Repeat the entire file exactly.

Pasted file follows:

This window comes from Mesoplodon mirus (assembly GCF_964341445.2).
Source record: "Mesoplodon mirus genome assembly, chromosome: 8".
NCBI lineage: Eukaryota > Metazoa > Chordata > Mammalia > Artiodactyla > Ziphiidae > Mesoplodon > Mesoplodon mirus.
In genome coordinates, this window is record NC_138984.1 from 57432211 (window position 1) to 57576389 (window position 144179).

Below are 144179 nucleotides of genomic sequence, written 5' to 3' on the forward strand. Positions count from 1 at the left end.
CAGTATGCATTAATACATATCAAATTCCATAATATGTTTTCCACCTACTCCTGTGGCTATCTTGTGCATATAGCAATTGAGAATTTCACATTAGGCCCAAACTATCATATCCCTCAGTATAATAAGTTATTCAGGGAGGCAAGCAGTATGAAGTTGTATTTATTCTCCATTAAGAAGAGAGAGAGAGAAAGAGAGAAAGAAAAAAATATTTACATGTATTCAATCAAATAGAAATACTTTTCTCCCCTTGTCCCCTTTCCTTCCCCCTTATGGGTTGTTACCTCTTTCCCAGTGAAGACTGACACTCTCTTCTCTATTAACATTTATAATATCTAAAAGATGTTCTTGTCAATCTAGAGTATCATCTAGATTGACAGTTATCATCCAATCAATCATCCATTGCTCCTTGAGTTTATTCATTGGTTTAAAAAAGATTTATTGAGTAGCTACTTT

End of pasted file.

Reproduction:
This window comes from Mesoplodon mirus (assembly GCF_964341445.2).
Source record: "Mesoplodon mirus genome assembly, chromosome: 8".
NCBI lineage: Eukaryota > Metazoa > Chordata > Mammalia > Artiodactyla > Ziphiidae > Mesoplodon > Mesoplodon mirus.
In genome coordinates, this window is record NC_138984.1 from 57432211 (window position 1) to 57576389 (window position 144179).

Below are 144179 nucleotides of genomic sequence, written 5' to 3' on the forward strand. Positions count from 1 at the left end.
CAGTATGCATTAATACATATCAAATTCCATAATATGTTTTCCACCTACTCCTGTGGCTATCTTGTGCATATAGCAATTGAGAATTTCACATTAGGCCCAAACTATCATATCCCTCAGTATAATAAGTTATTCAGGGAGGCAAGCAGTATGAAGTTGTATTTATTCTCCATTAAGAAGAGAGAGAGAGAAAGAGAGAAAGAAAAAAATATTTACATGTATTCAATCAAATAGAAATACTTTTCTCCCCTTGTCCCCTTTCCTTCCCCCTTATGGGTTGTTACCTCTTTCCCAGTGAAGACTGACACTCTCTTCTCTATTAACATTTATAATATCTAAAAGATGTTCTTGTCAATCTAGAGTATCATCTAGATTGACAGTTATCATCCAATCAATCATCCATTGCTCCTTGAGTTTATTCATTGGTTTAAAAAAGATTTATTGAGTAGCTACTTT